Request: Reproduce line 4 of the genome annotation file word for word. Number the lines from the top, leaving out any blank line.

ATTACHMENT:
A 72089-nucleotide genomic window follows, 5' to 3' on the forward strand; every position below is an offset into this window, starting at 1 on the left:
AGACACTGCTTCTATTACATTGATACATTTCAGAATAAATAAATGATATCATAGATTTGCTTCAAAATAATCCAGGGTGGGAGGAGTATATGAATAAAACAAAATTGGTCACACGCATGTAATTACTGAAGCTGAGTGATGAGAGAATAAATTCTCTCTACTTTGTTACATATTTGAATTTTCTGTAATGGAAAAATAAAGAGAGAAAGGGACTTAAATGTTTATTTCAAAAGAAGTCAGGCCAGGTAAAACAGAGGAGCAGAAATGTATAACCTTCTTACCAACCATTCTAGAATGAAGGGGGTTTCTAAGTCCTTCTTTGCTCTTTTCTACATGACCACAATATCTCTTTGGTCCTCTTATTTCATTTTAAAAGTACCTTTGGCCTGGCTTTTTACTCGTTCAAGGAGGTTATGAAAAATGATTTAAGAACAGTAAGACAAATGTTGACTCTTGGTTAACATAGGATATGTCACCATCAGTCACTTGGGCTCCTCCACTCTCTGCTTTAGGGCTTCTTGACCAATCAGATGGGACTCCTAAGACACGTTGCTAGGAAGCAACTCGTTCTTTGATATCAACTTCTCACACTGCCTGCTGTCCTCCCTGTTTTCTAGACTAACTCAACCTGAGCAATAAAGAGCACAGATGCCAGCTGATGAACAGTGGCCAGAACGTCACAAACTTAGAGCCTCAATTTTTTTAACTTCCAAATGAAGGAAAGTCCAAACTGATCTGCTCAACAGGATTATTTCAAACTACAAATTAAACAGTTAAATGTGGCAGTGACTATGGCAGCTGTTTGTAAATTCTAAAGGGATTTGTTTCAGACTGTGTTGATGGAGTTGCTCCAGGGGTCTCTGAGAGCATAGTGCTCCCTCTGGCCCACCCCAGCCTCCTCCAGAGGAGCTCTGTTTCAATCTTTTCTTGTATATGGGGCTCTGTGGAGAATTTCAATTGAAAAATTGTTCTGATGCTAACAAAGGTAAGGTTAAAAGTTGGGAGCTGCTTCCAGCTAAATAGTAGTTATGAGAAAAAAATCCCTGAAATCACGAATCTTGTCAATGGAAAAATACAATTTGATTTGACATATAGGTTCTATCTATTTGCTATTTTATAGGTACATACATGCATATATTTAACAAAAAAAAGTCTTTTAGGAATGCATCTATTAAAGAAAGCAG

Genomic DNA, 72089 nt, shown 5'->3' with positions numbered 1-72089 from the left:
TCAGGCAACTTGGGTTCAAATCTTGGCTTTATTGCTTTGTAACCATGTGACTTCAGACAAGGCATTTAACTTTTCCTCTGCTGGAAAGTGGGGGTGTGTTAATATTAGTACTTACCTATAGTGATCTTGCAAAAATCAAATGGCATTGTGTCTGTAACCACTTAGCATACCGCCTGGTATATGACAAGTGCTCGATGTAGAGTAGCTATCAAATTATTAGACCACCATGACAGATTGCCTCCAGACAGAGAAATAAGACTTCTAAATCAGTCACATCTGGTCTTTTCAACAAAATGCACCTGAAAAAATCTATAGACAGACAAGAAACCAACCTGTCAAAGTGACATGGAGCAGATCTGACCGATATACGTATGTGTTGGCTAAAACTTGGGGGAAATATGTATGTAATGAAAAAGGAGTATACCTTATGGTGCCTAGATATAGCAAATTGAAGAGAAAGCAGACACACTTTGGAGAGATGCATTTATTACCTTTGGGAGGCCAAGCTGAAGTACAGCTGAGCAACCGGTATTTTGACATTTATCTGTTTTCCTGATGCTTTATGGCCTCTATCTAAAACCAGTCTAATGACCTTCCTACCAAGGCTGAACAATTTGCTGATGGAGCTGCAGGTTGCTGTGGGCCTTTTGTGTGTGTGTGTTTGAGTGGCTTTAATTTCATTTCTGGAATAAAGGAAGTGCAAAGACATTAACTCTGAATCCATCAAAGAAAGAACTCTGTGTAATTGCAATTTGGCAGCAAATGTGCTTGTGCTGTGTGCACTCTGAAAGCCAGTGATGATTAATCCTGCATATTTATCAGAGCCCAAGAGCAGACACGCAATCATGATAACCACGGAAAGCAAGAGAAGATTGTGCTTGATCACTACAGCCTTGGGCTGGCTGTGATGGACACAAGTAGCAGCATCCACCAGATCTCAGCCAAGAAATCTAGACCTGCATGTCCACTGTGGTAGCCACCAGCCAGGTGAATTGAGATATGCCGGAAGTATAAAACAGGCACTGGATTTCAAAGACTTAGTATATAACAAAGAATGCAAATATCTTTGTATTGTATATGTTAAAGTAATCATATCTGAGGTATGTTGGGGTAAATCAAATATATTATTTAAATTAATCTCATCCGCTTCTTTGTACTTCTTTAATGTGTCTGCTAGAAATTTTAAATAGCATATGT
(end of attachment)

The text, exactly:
TCAGGCAACTTGGGTTCAAATCTTGGCTTTATTGCTTTGTAACCATGTGACTTCAGACAAGGCATTTAACTTTTCCTCTGCTGGAAAGTGGGGGTGTGTTAATATTAGTACTTACCTATAGTGATCTTGCAAAAATCAAATGGCATTGTGTCTGTAACCACTTAGCATACCGCCTGGTATATGACAAGTGCTCGATGTAGAGTAGCTATCAAATTATTAGACCACCATGACAGATTGCCTCCAGACAGAGAAATAAGACTTCTAAATCAGTCACATCTGGTCTTTTCAACAAAATGCACCTGAAAAAATCTATAGACAGACAAGAAACCAACCTGTCAAAGTGACATGGAGCAGATCTGACCGATATACGTATGTGTTGGCTAAAACTTGGGGGAAATATGTATGTAATGAAAAAGGAGTATACCTTATGGTGCCTAGATATAGCAAATTGAAGAGAAAGCAGACACACTTTGGAGAGATGCATTTATTACCTTTGGGAGGCCAAGCTGAAGTACAGCTGAGCAACCGGTATTTTGACATTTATCTGTTTTCCTGATGCTTTATGGCCTCTATCTAAAACCAGTCTAATGACCTTCCTACCAAGGCTGAACAATTTGCTGATGGAGCTGCAGGTTGCTGTGGGCCTTTTGTGTGTGTGTGTTTGAGTGGCTTTAATTTCATTTCTGGAATAAAGGAAGTGCAAAGACATTAACTCTGAATCCATCAAAGAAAGAACTCTGTGTAATTGCAATTTGGCAGCAAATGTGCTTGTGCTGTGTGCACTCTGAAAGCCAGTGATGATTAATCCTGCATATTTATCAGAGCCCAAGAGCAGACACGCAATCATGATAACCACGGAAAGCAAGAGAAGATTGTGCTTGATCACTACAGCCTTGGGCTGGCTGTGATGGACACAAGTAGCAGCATCCACCAGATCTCAGCCAAGAAATCTAGACCTGCATGTCCACTGTGGTAGCCACCAGCCAGGTGAATTGAGATATGCCGGAAGTATAAAACAGGCACTGGATTTCAAAGACTTAGTATATAACAAAGAATGCAAATATCTTTGTATTGTATATGTTAAAGTAATCATATCTGAGGTATGTTGGGGTAAATCAAATATATTATTTAAATTAATCTCATCCGCTTCTTTGTACTTCTTTAATGTGTCTGCTAGAAATTTTAAATAGCATATGT